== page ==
Sunny Side Up?

Rethinking our political fixation on the bright side of life

In February, George W. Bush's campaign manager, Ken Mehlman, previewed the President's re-election strategy. "We're now moving into a phase," he told The New York Times, "where we will begin contrasting the President's positive, optimistic vision with the alternative." That alternative would be John Kerry's grave demeanor, which is thought to be his Achilles' heel. The columnist Joe Klein observed in Time that Kerry's message "isn't as positive or optimistic as it might be." Thus Bush's strategy of emphasizing the contrast.

Optimism as a political strategy is not confined to incumbents, like Bush, who need to convince voters that things are improving. Nobody donned the mantle of optimism like the Democratic runner-up John Edwards, to whom the word "optimist" clung in nearly every media account, and who went so far as to deliver a speech last year titled "In Defense of Optimism." And Bush, when he ran in 2000, ritually declared, "I'm an optimist." Every four years candidates strive to out-Pollyanna one another, laboring to maintain their smiles, never allowing a sobering thought to cloud their gaze. All this reflects the curious but widely held conviction among those who practice and cover American politics that optimism is a prerequisite for any Oval Office aspirant—almost a matter of patriotism. Americans are thought to be an optimistic people, drawn to soaring ideals and lofty goals. Thus we demand that our Presidents reflect this spirit. As Time recently declared, "The more optimistic candidate nearly always wins."

One might immediately notice a causality problem here. Perhaps candidates are winning because they're optimistic—or perhaps they're optimistic because they're winning. Conversely, it's obvious why losers would lack optimism. Imagine that you've spent month upon month trudging to factory gates in the predawn hours, hoping that a few workers will make eye contact with you, or at least won't insult you, as they shuffle past; the evening news reports night after night that the American public sees you as an effete, out-of-touch snob, or a criminal-coddler, or a tool of special interests, or perhaps all these things; and, despite your valiant attempts to communicate your message of hope and change, campaign reporters ask only about your sagging poll numbers.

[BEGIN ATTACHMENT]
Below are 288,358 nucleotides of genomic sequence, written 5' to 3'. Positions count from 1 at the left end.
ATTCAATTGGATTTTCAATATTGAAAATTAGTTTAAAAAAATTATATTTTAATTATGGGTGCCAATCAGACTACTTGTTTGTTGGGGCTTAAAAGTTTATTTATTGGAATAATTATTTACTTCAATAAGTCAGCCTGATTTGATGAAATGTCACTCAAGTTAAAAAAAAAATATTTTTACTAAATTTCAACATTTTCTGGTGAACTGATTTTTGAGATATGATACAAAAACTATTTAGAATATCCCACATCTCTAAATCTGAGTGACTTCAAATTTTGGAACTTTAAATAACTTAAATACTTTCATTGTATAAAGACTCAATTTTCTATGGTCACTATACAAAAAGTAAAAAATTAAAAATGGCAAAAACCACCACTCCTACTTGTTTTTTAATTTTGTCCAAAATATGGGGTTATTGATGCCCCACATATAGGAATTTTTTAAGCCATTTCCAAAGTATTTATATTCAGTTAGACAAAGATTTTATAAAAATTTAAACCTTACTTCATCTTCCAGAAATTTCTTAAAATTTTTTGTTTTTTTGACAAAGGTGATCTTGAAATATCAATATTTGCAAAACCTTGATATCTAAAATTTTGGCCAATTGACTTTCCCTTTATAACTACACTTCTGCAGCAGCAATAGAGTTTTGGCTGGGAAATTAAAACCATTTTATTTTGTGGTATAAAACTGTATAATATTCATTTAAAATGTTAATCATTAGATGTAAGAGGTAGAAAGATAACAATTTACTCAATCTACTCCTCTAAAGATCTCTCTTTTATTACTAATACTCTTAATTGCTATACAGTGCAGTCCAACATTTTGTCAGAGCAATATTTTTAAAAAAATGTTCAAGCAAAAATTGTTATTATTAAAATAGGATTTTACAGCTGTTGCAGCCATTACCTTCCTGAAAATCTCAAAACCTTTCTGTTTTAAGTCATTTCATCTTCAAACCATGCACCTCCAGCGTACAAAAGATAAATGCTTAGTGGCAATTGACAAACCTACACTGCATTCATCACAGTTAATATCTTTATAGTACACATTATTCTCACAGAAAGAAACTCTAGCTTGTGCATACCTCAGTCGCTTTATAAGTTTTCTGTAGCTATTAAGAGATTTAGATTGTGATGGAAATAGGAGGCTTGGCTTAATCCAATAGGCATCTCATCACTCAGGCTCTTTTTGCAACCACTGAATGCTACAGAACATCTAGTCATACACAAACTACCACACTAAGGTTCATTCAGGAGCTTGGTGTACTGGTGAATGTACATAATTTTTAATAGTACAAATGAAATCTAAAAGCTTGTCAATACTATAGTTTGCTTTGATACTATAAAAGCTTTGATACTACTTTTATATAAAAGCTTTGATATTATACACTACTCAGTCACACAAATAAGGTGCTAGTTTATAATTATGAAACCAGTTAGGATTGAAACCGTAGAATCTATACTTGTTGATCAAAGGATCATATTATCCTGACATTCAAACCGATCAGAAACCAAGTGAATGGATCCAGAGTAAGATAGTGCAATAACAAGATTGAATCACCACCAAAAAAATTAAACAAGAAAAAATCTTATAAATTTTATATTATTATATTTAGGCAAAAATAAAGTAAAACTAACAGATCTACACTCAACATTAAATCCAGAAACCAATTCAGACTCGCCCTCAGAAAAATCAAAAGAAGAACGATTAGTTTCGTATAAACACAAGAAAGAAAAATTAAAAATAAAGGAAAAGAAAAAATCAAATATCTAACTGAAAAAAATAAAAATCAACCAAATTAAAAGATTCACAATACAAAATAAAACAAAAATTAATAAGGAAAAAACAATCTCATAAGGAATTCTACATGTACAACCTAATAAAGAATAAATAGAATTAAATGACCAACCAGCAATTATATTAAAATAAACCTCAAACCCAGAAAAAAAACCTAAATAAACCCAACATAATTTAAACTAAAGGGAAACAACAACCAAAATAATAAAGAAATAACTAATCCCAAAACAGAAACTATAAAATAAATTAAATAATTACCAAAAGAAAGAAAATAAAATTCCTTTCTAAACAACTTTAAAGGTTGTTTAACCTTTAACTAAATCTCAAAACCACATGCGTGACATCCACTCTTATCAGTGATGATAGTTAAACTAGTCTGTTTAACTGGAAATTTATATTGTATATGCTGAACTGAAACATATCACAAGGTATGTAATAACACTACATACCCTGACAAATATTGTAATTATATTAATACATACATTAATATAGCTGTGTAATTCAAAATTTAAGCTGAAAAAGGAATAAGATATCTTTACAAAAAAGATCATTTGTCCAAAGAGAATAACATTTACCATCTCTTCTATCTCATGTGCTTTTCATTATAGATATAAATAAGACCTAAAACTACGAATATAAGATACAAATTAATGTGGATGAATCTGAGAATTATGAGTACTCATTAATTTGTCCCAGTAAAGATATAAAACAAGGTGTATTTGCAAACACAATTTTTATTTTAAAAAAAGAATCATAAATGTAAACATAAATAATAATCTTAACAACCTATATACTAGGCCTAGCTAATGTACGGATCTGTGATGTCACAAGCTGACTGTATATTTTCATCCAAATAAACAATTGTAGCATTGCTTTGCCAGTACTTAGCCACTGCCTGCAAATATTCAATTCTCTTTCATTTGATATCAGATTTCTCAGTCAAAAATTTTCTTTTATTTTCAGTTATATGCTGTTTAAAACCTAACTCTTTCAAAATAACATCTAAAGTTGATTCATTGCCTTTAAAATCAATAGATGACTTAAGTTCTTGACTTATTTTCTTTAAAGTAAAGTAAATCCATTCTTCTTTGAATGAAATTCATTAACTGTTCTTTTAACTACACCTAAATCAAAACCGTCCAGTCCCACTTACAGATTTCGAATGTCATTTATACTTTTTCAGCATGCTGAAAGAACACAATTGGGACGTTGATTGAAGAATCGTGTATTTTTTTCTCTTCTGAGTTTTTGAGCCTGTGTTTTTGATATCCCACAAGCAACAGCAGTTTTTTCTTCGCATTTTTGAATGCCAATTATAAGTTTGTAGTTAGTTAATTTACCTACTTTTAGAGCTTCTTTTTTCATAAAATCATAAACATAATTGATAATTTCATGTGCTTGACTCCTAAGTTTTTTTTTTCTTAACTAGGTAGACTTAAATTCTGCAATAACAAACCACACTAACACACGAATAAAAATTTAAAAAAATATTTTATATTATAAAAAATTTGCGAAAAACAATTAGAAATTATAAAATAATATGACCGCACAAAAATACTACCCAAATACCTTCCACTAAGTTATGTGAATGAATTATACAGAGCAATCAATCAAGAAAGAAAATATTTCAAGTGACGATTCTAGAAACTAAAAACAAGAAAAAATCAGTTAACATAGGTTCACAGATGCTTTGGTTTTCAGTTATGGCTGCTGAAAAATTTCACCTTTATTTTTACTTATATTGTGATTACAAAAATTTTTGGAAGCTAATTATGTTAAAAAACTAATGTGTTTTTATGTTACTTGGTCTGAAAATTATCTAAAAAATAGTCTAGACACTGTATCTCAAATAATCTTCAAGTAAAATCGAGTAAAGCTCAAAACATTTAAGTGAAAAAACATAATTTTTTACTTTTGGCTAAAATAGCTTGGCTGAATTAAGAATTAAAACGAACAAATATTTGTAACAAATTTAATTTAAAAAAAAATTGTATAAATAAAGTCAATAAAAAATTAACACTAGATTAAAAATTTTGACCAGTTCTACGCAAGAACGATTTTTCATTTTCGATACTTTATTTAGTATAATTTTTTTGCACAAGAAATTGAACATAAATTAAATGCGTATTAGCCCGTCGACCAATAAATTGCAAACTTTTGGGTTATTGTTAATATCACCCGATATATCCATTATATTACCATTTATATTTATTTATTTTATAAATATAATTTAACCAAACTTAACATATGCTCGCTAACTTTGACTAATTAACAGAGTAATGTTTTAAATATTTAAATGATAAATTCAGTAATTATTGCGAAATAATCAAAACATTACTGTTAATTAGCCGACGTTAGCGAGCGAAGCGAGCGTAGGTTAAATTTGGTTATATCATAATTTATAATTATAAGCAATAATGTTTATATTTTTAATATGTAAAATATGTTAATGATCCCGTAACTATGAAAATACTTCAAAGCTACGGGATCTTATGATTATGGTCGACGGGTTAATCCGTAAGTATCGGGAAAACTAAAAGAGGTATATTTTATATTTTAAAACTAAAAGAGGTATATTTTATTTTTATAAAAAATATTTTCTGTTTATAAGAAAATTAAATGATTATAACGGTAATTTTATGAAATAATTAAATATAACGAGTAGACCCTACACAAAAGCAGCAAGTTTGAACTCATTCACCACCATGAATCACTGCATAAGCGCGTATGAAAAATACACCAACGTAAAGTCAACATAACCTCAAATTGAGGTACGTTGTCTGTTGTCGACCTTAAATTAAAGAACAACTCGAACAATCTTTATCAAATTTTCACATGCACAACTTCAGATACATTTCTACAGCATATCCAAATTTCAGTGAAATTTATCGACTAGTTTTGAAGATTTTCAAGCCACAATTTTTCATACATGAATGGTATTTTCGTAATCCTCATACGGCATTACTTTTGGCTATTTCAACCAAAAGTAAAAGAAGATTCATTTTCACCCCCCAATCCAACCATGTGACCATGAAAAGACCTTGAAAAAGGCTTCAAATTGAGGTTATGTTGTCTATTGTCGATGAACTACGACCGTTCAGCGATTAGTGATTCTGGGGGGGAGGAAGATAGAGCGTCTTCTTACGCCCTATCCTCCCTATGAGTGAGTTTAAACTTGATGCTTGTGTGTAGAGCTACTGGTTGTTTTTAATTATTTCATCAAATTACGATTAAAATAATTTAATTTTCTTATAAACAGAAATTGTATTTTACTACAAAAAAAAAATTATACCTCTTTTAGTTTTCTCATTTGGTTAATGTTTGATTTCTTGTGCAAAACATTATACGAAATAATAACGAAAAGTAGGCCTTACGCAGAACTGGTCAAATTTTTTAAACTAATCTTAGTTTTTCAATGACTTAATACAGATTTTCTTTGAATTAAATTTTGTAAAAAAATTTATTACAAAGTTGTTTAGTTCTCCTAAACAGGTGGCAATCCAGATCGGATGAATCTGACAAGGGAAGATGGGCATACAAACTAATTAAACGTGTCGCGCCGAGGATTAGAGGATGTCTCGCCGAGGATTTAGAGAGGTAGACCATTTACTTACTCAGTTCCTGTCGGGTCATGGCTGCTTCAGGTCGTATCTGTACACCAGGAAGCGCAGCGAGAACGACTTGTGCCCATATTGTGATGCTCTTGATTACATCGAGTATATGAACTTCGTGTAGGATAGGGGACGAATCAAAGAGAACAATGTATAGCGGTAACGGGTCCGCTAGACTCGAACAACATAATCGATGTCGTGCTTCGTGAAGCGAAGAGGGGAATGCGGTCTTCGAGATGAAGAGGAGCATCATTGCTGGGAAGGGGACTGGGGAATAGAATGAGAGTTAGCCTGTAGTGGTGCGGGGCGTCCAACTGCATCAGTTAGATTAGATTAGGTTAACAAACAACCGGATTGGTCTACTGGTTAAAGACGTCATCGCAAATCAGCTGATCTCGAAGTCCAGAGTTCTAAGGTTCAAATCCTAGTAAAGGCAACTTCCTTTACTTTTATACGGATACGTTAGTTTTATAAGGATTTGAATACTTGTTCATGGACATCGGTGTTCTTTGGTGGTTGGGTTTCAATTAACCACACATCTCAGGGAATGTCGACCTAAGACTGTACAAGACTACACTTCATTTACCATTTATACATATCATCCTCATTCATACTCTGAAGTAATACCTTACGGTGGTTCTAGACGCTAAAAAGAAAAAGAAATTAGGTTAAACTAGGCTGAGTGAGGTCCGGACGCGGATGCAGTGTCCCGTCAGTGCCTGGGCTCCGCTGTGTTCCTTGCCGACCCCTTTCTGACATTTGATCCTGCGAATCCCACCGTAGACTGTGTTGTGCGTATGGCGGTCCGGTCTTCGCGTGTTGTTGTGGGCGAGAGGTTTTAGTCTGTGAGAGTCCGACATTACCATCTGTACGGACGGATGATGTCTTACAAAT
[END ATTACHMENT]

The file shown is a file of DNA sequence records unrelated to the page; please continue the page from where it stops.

The best-known empirical basis for the claim that optimists win elections is a study conducted by Martin Seligman, a professor of psychology at the University of Pennsylvania, with his graduate student Harold Zullow. Seligman helped create a system—called "content analysis of verbatim explanations," or CAVE—to measure the level of optimism in written or spoken statements. In 1987 he and Zullow applied CAVE to every nomination acceptance speech by a major-party candidate since 1948, masking whether the winning or the losing candidate had uttered it. The researchers found that the more optimistic candidate had won every election but one. (The exception was in 1968, when the "Happy Warrior" Hubert H. Humphrey came roaring from behind, only to lose narrowly to Richard Nixon.) They later examined the stump speeches of the 1988 primary candidates and correctly predicted that George Bush and Michael Dukakis would win their parties' nominations.

This research attracted the attention of The New York Times, which asked Seligman and Zullow to predict the winner of the general election. Analyzing the two acceptance speeches, they predicted that Dukakis would win, by six or seven percentage points. Oh, well. (In their own defense, Seligman later wrote in his book Learned Optimism that Dukakis had grown substantially more pessimistic throughout the fall, and in October they had predicted that he would lose by nine points.)

So deeply ingrained is this belief in the power of optimism that the press corps takes it upon itself to act as a kind of national pep squad, praising the most hopeful presidential hopefuls and scolding those who fail to evince the requisite perkiness. As USA Today reported last November, "[Howard] Dean is continuing to feed the perception among some voters, campaign strategists and academics that he is angry, edgy and—a cardinal sin in politics—not cheerful." What makes the game particularly tricky is that the concept has no agreed-on definition. One might think that Dean, with his preposterous insistence that an obscure ex-governor of a tiny hippie state could win the presidency primarily by luring body-pierced youngsters and aging peaceniks to his Web site, would qualify as optimistic bordering on delusional. But journalists and political professionals concurred that Dean would lose on account of his pessimism, which they defined as anger. In contrast, Edwards's "optimism" derived from his good looks and reluctance to criticize his opponents.

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Jonathan Chait is a senior editor at The New Republic.

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